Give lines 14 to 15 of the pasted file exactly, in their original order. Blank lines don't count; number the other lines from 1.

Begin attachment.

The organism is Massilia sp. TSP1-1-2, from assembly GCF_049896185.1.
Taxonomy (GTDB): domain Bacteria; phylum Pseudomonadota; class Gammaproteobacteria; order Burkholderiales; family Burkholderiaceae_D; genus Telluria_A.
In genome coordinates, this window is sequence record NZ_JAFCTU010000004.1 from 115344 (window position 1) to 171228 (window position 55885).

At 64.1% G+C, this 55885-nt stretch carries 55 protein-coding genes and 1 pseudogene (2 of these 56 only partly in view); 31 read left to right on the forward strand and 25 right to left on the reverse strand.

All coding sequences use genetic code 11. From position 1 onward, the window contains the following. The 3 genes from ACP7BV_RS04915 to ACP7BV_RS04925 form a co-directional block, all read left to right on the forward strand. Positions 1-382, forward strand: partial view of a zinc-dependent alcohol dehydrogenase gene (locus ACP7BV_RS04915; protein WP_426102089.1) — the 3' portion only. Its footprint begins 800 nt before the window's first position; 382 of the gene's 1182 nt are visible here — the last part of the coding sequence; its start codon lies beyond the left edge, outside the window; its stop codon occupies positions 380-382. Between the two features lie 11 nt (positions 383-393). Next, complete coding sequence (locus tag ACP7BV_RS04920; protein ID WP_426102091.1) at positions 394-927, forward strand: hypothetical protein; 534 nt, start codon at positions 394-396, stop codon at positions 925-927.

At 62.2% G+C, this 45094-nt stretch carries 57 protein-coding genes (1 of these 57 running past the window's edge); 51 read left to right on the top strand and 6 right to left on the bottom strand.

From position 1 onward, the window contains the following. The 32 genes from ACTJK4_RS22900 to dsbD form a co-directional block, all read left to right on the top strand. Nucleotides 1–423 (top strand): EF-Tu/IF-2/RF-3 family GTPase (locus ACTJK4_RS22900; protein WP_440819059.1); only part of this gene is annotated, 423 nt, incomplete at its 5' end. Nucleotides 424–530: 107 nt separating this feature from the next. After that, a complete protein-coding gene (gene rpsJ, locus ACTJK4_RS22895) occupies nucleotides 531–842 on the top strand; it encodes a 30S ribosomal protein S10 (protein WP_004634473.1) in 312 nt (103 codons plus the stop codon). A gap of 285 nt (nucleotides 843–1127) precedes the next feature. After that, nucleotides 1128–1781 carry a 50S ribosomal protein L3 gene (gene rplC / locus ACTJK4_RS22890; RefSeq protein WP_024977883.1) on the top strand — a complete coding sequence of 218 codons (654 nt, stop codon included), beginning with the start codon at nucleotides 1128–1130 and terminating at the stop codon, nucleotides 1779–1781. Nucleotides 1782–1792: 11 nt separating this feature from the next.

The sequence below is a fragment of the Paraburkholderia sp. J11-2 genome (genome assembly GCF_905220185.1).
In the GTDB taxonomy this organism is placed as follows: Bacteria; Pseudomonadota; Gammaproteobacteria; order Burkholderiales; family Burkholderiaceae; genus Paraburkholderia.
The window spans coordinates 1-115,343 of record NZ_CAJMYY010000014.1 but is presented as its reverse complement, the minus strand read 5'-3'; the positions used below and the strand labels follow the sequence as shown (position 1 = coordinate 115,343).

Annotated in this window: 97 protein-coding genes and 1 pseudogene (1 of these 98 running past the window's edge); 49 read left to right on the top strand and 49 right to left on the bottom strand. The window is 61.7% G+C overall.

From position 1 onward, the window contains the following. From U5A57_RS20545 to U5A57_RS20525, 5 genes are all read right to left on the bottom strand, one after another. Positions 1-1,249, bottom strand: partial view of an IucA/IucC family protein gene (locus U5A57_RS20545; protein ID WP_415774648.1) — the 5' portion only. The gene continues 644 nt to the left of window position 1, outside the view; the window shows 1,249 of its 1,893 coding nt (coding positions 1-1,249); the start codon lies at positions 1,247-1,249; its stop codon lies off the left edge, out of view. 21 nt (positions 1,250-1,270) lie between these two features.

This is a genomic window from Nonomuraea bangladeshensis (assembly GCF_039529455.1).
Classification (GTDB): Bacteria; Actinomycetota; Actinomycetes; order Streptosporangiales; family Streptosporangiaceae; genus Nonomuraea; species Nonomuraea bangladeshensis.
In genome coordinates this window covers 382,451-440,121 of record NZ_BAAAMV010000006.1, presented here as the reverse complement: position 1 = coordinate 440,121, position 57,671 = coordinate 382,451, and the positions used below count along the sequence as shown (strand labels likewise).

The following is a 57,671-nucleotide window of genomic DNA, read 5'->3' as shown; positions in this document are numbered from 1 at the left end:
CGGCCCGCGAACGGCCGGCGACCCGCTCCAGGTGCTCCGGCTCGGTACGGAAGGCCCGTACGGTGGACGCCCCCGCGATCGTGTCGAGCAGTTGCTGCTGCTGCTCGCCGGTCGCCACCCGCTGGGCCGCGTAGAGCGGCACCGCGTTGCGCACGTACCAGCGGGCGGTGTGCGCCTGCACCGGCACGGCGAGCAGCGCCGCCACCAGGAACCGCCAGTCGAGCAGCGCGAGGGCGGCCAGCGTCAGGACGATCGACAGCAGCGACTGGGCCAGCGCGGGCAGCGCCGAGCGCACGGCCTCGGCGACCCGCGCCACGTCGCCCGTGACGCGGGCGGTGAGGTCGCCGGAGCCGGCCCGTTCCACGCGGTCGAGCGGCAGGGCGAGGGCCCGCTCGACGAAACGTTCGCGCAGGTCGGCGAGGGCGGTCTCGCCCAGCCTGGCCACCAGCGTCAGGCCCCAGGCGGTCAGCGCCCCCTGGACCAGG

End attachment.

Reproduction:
Classification (GTDB): Bacteria; Actinomycetota; Actinomycetes; order Streptosporangiales; family Streptosporangiaceae; genus Nonomuraea; species Nonomuraea bangladeshensis.
In genome coordinates this window covers 382,451-440,121 of record NZ_BAAAMV010000006.1, presented here as the reverse complement: position 1 = coordinate 440,121, position 57,671 = coordinate 382,451, and the positions used below count along the sequence as shown (strand labels likewise).